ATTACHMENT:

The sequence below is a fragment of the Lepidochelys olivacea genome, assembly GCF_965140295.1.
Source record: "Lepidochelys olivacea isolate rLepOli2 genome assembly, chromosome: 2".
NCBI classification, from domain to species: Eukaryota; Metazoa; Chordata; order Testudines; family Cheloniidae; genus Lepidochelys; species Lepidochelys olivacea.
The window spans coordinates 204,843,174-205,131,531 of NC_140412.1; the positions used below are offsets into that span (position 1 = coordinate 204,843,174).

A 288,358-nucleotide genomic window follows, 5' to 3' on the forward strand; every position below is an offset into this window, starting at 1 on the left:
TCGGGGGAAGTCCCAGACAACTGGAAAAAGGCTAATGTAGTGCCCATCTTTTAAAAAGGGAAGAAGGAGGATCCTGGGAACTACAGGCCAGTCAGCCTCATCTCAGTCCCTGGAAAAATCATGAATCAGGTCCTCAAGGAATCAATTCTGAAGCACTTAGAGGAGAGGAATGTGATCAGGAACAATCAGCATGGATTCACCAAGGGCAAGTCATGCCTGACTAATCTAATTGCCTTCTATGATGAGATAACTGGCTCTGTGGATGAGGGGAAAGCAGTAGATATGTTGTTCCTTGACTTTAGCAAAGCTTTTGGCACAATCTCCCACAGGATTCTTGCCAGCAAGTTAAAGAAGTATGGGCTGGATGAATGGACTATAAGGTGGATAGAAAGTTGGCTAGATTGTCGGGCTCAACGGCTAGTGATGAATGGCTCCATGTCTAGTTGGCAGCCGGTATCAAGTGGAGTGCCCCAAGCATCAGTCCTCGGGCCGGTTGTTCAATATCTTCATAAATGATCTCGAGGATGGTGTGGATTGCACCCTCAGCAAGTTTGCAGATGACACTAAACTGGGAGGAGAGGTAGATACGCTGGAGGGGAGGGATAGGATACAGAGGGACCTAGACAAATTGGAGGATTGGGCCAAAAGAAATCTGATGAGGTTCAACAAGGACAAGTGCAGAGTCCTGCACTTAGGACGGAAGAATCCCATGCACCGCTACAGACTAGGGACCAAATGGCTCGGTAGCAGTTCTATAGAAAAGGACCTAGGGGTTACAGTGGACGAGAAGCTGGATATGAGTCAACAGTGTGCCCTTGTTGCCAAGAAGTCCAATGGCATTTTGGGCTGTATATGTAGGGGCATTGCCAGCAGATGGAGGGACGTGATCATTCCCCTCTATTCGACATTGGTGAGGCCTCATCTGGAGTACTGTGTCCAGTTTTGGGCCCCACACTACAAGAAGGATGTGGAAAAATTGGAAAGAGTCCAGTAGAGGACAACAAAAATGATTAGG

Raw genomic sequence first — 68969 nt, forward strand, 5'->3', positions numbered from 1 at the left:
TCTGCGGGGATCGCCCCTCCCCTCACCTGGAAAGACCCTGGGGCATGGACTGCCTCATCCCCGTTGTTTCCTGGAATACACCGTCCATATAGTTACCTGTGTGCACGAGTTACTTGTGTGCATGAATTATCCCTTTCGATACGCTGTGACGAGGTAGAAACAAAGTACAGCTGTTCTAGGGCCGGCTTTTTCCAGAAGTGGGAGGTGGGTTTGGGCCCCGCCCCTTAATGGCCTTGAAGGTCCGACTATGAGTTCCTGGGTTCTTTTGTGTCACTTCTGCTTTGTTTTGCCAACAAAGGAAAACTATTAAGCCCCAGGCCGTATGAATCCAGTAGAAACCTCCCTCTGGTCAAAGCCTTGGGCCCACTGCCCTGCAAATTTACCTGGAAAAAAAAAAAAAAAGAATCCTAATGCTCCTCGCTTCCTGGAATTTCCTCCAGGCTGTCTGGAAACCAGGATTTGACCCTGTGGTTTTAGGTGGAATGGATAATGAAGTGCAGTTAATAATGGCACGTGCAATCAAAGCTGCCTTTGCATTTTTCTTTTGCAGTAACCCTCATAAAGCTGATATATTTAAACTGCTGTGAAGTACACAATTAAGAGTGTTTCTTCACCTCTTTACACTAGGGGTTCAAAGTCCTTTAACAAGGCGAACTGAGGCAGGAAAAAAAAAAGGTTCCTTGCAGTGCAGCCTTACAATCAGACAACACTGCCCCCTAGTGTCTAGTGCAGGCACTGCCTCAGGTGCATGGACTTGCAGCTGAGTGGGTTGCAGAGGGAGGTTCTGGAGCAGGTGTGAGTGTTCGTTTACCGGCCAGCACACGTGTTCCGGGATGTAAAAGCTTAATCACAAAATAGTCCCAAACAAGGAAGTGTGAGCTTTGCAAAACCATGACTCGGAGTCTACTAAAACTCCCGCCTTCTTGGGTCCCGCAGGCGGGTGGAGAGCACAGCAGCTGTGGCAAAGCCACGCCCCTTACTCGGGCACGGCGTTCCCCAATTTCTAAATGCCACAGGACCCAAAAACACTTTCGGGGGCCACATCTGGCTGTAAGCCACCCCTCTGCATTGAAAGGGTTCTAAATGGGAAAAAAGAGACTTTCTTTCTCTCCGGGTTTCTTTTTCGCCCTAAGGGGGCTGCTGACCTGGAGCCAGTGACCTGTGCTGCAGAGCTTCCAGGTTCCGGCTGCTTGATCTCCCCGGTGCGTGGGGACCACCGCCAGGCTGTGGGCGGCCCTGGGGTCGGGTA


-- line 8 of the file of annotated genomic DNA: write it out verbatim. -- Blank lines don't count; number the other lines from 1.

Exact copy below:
TCTGCGGGGATCGCCCCTCCCCTCACCTGGAAAGACCCTGGGGCATGGACTGCCTCATCCCCGTTGTTTCCTGGAATACACCGTCCATATAGTTACCTGTGTGCACGAGTTACTTGTGTGCATGAATTATCCCTTTCGATACGCTGTGACGAGGTAGAAACAAAGTACAGCTGTTCTAGGGCCGGCTTTTTCCAGAAGTGGGAGGTGGGTTTGGGCCCCGCCCCTTAATGGCCTTGAAGGTCCGACTATGAGTTCCTGGGTTCTTTTGTGTCACTTCTGCTTTGTTTTGCCAACAAAGGAAAACTATTAAGCCCCAGGCCGTATGAATCCAGTAGAAACCTCCCTCTGGTCAAAGCCTTGGGCCCACTGCCCTGCAAATTTACCTGGAAAAAAAAAAAAAAAGAATCCTAATGCTCCTCGCTTCCTGGAATTTCCTCCAGGCTGTCTGGAAACCAGGATTTGACCCTGTGGTTTTAGGTGGAATGGATAATGAAGTGCAGTTAATAATGGCACGTGCAATCAAAGCTGCCTTTGCATTTTTCTTTTGCAGTAACCCTCATAAAGCTGATATATTTAAACTGCTGTGAAGTACACAATTAAGAGTGTTTCTTCACCTCTTTACACTAGGGGTTCAAAGTCCTTTAACAAGGCGAACTGAGGCAGGAAAAAAAAAAGGTTCCTTGCAGTGCAGCCTTACAATCAGACAACACTGCCCCCTAGTGTCTAGTGCAGGCACTGCCTCAGGTGCATGGACTTGCAGCTGAGTGGGTTGCAGAGGGAGGTTCTGGAGCAGGTGTGAGTGTTCGTTTACCGGCCAGCACACGTGTTCCGGGATGTAAAAGCTTAATCACAAAATAGTCCCAAACAAGGAAGTGTGAGCTTTGCAAAACCATGACTCGGAGTCTACTAAAACTCCCGCCTTCTTGGGTCCCGCAGGCGGGTGGAGAGCACAGCAGCTGTGGCAAAGCCACGCCCCTTACTCGGGCACGGCGTTCCCCAATTTCTAAATGCCACAGGACCCAAAAACACTTTCGGGGGCCACATCTGGCTGTAAGCCACCCCTCTGCATTGAAAGGGTTCTAAATGGGAAAAAAGAGACTTTCTTTCTCTCCGGGTTTCTTTTTCGCCCTAAGGGGGCTGCTGACCTGGAGCCAGTGACCTGTGCTGCAGAGCTTCCAGGTTCCGGCTGCTTGATCTCCCCGGTGCGTGGGGACCACCGCCAGGCTGTGGGCGGCCCTGGGGTCGGGTA